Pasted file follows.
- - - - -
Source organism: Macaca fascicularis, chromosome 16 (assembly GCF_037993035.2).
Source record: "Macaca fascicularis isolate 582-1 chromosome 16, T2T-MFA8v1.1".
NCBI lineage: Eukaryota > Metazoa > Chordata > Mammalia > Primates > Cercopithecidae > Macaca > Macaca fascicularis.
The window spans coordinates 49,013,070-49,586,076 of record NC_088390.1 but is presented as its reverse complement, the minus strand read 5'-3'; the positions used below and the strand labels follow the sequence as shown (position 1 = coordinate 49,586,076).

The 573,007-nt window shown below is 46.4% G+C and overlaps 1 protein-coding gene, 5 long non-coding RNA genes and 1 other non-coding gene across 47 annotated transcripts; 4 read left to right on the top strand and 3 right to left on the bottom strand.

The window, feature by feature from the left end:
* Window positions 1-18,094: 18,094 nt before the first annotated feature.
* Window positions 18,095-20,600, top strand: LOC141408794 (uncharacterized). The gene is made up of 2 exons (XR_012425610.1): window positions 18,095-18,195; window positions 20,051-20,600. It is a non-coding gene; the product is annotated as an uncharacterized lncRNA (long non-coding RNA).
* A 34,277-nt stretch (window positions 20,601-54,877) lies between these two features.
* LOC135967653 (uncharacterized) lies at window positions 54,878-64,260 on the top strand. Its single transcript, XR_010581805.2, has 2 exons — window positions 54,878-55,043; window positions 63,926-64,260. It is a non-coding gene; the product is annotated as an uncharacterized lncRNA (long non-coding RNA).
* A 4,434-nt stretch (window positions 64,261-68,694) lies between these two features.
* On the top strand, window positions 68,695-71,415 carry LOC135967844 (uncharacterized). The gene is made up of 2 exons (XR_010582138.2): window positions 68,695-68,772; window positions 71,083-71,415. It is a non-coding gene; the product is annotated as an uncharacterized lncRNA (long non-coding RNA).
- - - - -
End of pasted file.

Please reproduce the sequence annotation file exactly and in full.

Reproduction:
Source organism: Macaca fascicularis, chromosome 16 (assembly GCF_037993035.2).
Source record: "Macaca fascicularis isolate 582-1 chromosome 16, T2T-MFA8v1.1".
NCBI lineage: Eukaryota > Metazoa > Chordata > Mammalia > Primates > Cercopithecidae > Macaca > Macaca fascicularis.
The window spans coordinates 49,013,070-49,586,076 of record NC_088390.1 but is presented as its reverse complement, the minus strand read 5'-3'; the positions used below and the strand labels follow the sequence as shown (position 1 = coordinate 49,586,076).

The 573,007-nt window shown below is 46.4% G+C and overlaps 1 protein-coding gene, 5 long non-coding RNA genes and 1 other non-coding gene across 47 annotated transcripts; 4 read left to right on the top strand and 3 right to left on the bottom strand.

The window, feature by feature from the left end:
* Window positions 1-18,094: 18,094 nt before the first annotated feature.
* Window positions 18,095-20,600, top strand: LOC141408794 (uncharacterized). The gene is made up of 2 exons (XR_012425610.1): window positions 18,095-18,195; window positions 20,051-20,600. It is a non-coding gene; the product is annotated as an uncharacterized lncRNA (long non-coding RNA).
* A 34,277-nt stretch (window positions 20,601-54,877) lies between these two features.
* LOC135967653 (uncharacterized) lies at window positions 54,878-64,260 on the top strand. Its single transcript, XR_010581805.2, has 2 exons — window positions 54,878-55,043; window positions 63,926-64,260. It is a non-coding gene; the product is annotated as an uncharacterized lncRNA (long non-coding RNA).
* A 4,434-nt stretch (window positions 64,261-68,694) lies between these two features.
* On the top strand, window positions 68,695-71,415 carry LOC135967844 (uncharacterized). The gene is made up of 2 exons (XR_010582138.2): window positions 68,695-68,772; window positions 71,083-71,415. It is a non-coding gene; the product is annotated as an uncharacterized lncRNA (long non-coding RNA).